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Greens Senator Siewert, ALP Shadow Minister for Charities Dr Andrew Leigh MP and an empty chair

The Community Council of Australia (CCA) has previously held a pre-election forum with representatives from the major parties outlining their policies in relation to the charity and not for profit sector at the National Press Club.

This year, the pre-election forum was held at the Connecting Up Transform Conference in Melbourne last week, bringing this important process directly to the not for profit and charity sector. Shadow charities and not-for-profits minister Dr. Andrew Leigh MP and Greens Senator Rachel Siewert represented the Australian Labor Party and the Greens respectively.

CCA CEO David Crosbie also invited Assistant Minister Zed Seselja, Minister for Families and Social Services Paul Fletcher and Liberal MP Kevin Andrews to participate, however, was unable to secure a representative from the Coalition to attend.

Crosbie said he was “incredibly disappointed” that the Coalition did not send a representative, and an empty chair was placed on stage alongside the chairs provided for the ALP and Greens representatives to emphasise this absence. Both Senator Siewert and Dr. Andrew Leigh MP both asserted that the Greens and ALP respectively were both committed to working with the Not for Profit and Charity sector broadly and commended the efforts of the people who staff these organisations.

In relation to the ACNC, Senator Siewert said that the Greens “will work with [Government] in both the House and the Senate to make sure that we have a fit for purpose new regime that meets the needs of the sector but also community.”

She went on to say that “We’ve witnessed the Coalition repeatedly slack funding from the community sector over the past six years... [The Greens] understand what charities are going through and that it’s very tough at the moment. [NFPs] rely heavily on government grants and variable donations.”

“These short funding cycles have got to change. It is absolutely atrocious that some organisations are down to yearly funding. We are very aware you can’t operate a good service that way, you can’t keep your staff... It is an untenable situation and we will always fight for further Government support for the community sector and we are deeply concerned about the current competitive approach to tendering, it eliminates collaboration.”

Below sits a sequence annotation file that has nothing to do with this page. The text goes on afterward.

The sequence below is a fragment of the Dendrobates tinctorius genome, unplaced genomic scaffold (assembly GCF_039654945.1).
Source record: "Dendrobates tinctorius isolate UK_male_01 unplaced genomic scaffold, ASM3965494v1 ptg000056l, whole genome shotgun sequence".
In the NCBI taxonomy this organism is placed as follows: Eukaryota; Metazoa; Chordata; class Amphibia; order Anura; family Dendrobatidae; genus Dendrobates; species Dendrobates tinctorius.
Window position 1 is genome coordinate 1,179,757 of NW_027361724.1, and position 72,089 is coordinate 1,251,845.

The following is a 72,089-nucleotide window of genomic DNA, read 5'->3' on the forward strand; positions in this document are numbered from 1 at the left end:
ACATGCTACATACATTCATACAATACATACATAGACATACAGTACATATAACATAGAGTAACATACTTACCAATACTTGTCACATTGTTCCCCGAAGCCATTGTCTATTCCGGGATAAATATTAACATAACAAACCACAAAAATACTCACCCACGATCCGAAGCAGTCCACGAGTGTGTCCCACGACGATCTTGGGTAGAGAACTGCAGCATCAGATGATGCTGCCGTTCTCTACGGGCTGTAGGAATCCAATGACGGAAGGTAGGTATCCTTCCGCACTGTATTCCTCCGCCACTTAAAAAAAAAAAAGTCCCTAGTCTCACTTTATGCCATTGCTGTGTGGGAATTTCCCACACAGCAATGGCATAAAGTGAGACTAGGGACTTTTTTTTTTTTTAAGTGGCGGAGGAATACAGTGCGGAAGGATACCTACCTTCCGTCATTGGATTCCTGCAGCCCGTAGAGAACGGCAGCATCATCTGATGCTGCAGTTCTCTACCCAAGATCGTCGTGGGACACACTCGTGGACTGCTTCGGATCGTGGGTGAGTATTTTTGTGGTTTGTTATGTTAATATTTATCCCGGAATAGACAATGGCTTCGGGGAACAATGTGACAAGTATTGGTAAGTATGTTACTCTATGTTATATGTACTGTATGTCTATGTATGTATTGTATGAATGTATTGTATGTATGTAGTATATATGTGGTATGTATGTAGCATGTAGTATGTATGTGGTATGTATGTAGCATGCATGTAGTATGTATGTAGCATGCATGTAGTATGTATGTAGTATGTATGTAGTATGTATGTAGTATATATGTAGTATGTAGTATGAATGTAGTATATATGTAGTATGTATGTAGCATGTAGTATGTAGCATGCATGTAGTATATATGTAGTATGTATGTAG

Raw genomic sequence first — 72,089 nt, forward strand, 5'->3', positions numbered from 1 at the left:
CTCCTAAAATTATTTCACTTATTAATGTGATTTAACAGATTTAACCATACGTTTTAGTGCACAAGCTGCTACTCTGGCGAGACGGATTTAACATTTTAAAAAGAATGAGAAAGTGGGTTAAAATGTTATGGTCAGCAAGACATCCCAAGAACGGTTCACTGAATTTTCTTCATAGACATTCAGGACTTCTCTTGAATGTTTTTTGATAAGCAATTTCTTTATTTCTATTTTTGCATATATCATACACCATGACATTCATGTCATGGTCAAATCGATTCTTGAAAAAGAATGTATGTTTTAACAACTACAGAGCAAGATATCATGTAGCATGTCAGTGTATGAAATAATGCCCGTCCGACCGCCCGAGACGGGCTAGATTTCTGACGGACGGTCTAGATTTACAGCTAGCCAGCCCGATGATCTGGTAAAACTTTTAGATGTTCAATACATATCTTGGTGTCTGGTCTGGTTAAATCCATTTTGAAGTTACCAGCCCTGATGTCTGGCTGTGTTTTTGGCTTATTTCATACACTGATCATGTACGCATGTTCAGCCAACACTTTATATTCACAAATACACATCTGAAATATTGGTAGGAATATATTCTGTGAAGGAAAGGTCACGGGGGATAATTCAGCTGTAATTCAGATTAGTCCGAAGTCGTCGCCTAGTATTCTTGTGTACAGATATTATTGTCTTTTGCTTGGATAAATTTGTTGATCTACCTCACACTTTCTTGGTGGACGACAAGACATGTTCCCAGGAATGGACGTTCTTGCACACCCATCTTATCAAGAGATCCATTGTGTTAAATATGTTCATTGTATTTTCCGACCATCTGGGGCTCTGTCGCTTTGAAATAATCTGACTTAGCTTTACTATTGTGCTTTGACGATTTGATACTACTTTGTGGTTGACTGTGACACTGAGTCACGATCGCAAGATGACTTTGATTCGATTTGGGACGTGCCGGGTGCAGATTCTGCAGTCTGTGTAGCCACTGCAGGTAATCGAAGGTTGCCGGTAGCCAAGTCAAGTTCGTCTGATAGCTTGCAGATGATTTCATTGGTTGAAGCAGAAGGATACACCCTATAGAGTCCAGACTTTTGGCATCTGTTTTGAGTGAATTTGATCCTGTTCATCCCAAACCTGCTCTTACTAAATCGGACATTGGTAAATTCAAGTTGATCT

Dr. Andrew Leigh, the Shadow Minister for Charities and Not for Profits, said that it was “no exaggeration to say that the sector had been facing a war on charities. Under the Abbott Turnbull Morrison Government, we’ve seen two successive open letters from the sector to successive Liberal Prime Ministers calling on the Government of the day to back off on its attacks on charities.”

"As Shadow Minister for the sector, I have been at the forefront working with the sector on behalf of Labor, on pushing back against these attacks on the sector. But we’ve also been crafting a positive agenda… running a series of Reconnected forums, held seventeen of them now… talking with local charities and not for profits, more than 1500 sector leaders, about what organisations can learn from one another about how to solve the disconnected problem.”

Dr. Leigh MP further committed to working with the charity and not for profit sector, outlining Labor’s Charity Policy, which promises to build a stronger and more productive not for profit sector via consultation with the sector. Labor intends to “end the war on charities and seek to build a positive partnership with the sector”.

If elected, the Australian Labor Party has committed to forming a Government that would have the first Charities Minister in Australian history, allowing the NFP and charity sector to engage with Government in an unprecedented and direct manner.